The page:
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Yanks Over Europe

Yanks Over Europe: American Flyers in World War II

Jerome Klinkowitz
Copyright Date: 1996
Pages: 160
https://www.jstor.org/stable/j.ctt130jjn4
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  • Book Info
    Yanks Over Europe
    Book Description:

    Contrasts between fighter combat and the bombers' war support Klinkowitz's belief that notions of the air war were determined by one's position in it. He extends his thesis by showing the vastly different style of air war described by veterans of the North African and Mediterranean campaigns and concludes by studying the effects of such combat on adversaries and victims.

    Air combat, Klinkowitz writes, offers a unique perspective on the nature of war. The experience of combat has inspired authors to combine exquisite descriptions with probing thoughtfulness, covering the full range of human expression from exultation to heartbreak. Here is a tightly drawn, highly readable account of the European air war.

    eISBN: 978-0-8131-6157-0
    Subjects: History

Table of Contents

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  1. Front Matter
    (pp. i-vi)
  2. Table of Contents
    (pp. vii-viii)
  3. Acknowledgments
    (pp. ix-x)
  4. Introduction. Vets
    (pp. 1-10)

    THE PLANES ARE STILL with us, flying into regional airports across the United States every summer. Sometimes it’s for an air show, where they take their place among the fragile biplanes of an earlier era and the supersonic fighters here for a dazzling display of military aerobatics. More often they are by themselves or in tandem with another ship, barnstorming their way from field to field on a money-raising tour that keeps them in flight.

    War birds. Ghost squadrons, The sight is still spectacular, even when the B-17, the Flying Fortress once fancied as the mightiest plane aloft, taxies by...

  5. Chapter 1 Eagles
    (pp. 11-40)

    THERE WERE NOT MANY of them, these American pilots who were the first of their countrymen to fly combat missions from England during World War II—far less than even “the few” Winston Churchill memorialized as his country’s saviors in the Battle of Britain, a battle that was just ending in October 1940 when the first of three volunteer Eagle squadrons became operational with the Royal Air Force. As microcosmic as the Battle of Britain was, consisting on the British side of scarcely 700 fighters flown by just over 1,000 pilots, the American numbers were even smaller: only 244 flyers...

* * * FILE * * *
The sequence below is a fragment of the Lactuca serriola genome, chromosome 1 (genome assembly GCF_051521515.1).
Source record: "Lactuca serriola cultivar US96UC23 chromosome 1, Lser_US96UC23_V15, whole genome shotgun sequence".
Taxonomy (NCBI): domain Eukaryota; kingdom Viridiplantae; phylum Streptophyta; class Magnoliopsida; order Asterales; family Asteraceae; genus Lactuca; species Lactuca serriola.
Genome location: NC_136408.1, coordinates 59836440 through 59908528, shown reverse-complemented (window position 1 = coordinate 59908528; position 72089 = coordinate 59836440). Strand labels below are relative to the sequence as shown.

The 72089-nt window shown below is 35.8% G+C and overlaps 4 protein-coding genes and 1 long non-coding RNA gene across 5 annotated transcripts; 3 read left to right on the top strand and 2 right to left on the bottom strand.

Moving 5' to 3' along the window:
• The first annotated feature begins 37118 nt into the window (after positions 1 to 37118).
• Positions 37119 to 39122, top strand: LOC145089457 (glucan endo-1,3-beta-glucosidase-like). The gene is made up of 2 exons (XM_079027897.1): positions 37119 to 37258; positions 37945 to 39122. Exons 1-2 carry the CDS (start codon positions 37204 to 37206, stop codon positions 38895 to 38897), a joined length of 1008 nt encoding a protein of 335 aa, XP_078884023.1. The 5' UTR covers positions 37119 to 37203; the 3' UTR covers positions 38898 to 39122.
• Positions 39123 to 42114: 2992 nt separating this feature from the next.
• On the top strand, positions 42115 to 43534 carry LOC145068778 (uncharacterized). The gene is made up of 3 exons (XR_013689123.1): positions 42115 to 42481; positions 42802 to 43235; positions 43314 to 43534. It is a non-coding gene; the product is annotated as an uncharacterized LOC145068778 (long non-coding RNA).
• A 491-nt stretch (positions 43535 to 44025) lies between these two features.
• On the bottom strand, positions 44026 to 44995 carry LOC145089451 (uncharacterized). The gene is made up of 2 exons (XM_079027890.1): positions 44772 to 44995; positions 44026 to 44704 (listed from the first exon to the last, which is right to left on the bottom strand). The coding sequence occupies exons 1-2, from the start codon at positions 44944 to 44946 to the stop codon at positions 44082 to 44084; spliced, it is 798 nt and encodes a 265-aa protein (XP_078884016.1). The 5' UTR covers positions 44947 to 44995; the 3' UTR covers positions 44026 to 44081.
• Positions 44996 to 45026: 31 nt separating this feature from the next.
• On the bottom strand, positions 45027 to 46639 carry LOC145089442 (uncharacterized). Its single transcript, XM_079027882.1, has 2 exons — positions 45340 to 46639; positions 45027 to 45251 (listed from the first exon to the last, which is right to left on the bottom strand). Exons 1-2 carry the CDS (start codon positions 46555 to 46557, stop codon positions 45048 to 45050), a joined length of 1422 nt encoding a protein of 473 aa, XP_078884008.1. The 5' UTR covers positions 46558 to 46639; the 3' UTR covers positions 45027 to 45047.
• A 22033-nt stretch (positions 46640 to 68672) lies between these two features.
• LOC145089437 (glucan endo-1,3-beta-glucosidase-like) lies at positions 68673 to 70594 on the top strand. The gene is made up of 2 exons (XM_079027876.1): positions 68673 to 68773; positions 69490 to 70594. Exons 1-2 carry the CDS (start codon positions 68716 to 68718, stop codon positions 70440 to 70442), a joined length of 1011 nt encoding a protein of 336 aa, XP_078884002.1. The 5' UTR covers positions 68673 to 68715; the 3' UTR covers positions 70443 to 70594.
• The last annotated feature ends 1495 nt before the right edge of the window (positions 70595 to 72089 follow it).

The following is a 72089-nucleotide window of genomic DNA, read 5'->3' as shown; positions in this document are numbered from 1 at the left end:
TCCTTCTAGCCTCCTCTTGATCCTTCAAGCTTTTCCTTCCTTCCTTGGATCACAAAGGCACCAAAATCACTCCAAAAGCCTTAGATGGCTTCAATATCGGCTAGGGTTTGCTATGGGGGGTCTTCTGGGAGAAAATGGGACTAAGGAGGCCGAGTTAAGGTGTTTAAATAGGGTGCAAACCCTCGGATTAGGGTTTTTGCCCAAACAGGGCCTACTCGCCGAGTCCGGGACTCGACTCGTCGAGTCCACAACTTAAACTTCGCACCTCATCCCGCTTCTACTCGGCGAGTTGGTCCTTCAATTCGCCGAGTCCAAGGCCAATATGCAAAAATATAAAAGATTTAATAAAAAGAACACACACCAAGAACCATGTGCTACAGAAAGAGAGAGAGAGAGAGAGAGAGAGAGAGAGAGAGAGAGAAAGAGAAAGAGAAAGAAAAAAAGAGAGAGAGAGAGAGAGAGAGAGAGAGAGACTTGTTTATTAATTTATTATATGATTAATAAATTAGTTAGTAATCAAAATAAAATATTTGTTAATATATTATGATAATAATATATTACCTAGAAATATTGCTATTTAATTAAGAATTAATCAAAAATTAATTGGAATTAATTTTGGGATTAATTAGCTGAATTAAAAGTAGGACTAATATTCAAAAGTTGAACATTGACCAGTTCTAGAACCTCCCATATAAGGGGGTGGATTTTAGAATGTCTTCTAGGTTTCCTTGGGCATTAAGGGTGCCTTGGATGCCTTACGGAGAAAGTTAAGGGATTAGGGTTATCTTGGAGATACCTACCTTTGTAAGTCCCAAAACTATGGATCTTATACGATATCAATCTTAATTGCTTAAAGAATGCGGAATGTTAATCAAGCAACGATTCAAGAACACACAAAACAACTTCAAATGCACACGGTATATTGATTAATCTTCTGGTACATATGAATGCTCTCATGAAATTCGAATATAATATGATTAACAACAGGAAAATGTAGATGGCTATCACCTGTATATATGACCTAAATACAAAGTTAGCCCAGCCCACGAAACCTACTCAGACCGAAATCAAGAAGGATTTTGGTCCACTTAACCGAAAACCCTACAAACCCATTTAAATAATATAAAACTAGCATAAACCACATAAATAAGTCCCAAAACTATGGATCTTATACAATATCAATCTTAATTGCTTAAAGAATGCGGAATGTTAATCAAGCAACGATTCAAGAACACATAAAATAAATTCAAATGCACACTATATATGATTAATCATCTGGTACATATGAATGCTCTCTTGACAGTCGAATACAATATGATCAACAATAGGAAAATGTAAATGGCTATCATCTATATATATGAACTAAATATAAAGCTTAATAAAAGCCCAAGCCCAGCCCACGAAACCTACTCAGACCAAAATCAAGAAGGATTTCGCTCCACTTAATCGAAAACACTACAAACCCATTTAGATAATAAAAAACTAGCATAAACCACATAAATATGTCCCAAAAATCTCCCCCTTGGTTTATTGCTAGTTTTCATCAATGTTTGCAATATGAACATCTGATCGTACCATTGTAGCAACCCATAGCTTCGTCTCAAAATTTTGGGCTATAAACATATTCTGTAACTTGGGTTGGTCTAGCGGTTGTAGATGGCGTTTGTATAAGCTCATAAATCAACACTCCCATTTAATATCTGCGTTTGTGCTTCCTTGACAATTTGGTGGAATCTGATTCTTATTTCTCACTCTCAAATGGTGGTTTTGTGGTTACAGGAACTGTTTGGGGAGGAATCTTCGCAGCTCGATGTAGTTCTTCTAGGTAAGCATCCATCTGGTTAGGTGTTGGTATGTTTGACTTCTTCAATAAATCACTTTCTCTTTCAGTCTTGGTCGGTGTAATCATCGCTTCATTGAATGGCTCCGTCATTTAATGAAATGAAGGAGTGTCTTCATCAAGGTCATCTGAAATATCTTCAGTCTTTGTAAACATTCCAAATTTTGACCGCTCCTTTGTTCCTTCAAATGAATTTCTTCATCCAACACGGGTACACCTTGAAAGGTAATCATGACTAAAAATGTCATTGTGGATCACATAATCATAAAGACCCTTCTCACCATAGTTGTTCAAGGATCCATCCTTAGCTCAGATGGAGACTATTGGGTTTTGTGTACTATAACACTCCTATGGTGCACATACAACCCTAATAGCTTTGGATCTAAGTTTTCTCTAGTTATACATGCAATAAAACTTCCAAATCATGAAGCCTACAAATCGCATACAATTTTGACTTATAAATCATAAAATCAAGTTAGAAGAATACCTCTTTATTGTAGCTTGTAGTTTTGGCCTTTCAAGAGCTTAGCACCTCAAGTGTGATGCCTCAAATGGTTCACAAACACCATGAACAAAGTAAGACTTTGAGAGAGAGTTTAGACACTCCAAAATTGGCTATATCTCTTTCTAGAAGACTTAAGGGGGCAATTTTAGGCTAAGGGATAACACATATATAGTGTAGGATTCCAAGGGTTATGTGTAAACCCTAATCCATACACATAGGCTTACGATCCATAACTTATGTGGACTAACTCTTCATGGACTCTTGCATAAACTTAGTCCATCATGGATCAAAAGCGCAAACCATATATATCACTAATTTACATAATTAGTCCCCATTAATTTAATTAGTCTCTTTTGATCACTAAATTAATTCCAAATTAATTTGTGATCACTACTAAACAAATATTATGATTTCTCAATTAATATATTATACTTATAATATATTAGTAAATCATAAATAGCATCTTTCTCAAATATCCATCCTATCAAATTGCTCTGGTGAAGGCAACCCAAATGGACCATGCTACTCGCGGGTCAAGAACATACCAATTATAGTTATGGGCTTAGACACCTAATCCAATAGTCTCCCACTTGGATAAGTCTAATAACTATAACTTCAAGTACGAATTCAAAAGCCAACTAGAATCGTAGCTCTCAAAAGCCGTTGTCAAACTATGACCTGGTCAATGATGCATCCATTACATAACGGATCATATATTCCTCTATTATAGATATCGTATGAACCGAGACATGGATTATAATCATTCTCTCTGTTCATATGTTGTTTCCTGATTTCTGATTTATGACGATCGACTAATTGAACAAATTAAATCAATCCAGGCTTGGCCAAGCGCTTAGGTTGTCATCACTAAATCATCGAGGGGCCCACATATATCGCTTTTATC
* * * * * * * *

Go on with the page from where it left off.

6. Chapter 2 Fighter Jocks
    (pp. 41-70)

    AT THE END September 1942—after nearly two years as members of the RAF—the Eagle squadrons not only joined the United States Army Air Force but became the nucleus of what would become its key pursuit unit, the Fourth Fighter Group. The legacy these Eagle pilots brought with them is apparent in the preciously few words devoted to the units by their respective chief commanders, Air Chief Marshal Sholto Douglas and Gen. Henry H. Arnold. Of the 1,400 pages that comprise their memoirs, Douglas gives the Eagles two pages, Arnold three. And of the little they say, the greater...

  7. Chapter 3 Bombers
    (pp. 71-98)

    BOMBERS MAKE FREQUENT appearances in fighter pilot stories, but almost always as planes going down. It is never a pretty sight, but the observer still feels compelled to note what happens, such as when a direct hit from flak takes out a B-17 over Rennes. InThunderbolt!, Robert S. Johnson tells how “In an instant smoke obscured the airplane; a ripping blast hurled it backward from the formation. Then came the dark shapes of men leaping into space, and the joyful sight of silk opening, of ten men dropping safely.” The plane itself dies a slow death, slowly falling off...

  8. Chapter 4 Mediterranean Theater
    (pp. 99-126)

    BASED ON THE WAY flyers experienced it, the Mediterranean Theater of Operations (MTO) might have been part of a different war. Sometimes, especially near the end, objectives would be the same, and occasionally a squadron from the Fifteenth Air Force heading back south would see a formation from the Eighth turning west to England. But the planes themselves were different, with B-24 Liberators here, for the most part, as opposed to the Flying Fortresses that had been carrying the air war steadily eastward to Berlin. There were not as many Mustangs, either. Instead, aircrew from the Fifteenth would find themselves...

  9. Conclusion. Victims
    (pp. 127-138)

    A SIGNAL CONTRIBUTION of strategic air warfare is that it can be fought without directly facing the enemy. There are victims of such strategy, of course, but they are not engaged in their personhood. No fighter ace ever listed his bag of kills as so many German pilots; rather, his victories were over Messerschmitts and Focke-Wulfs. Likewise, no bomber mission was ever described as against “the people of Berlin”; instead, the target was named “Berlin” itself, as if tons of explosives were being dropped on an abstraction. From 20,000 feet, often through solid undercast and with guidance only by a...

  10. Bibliography
    (pp. 139-142)
  11. Index
    (pp. 143-148)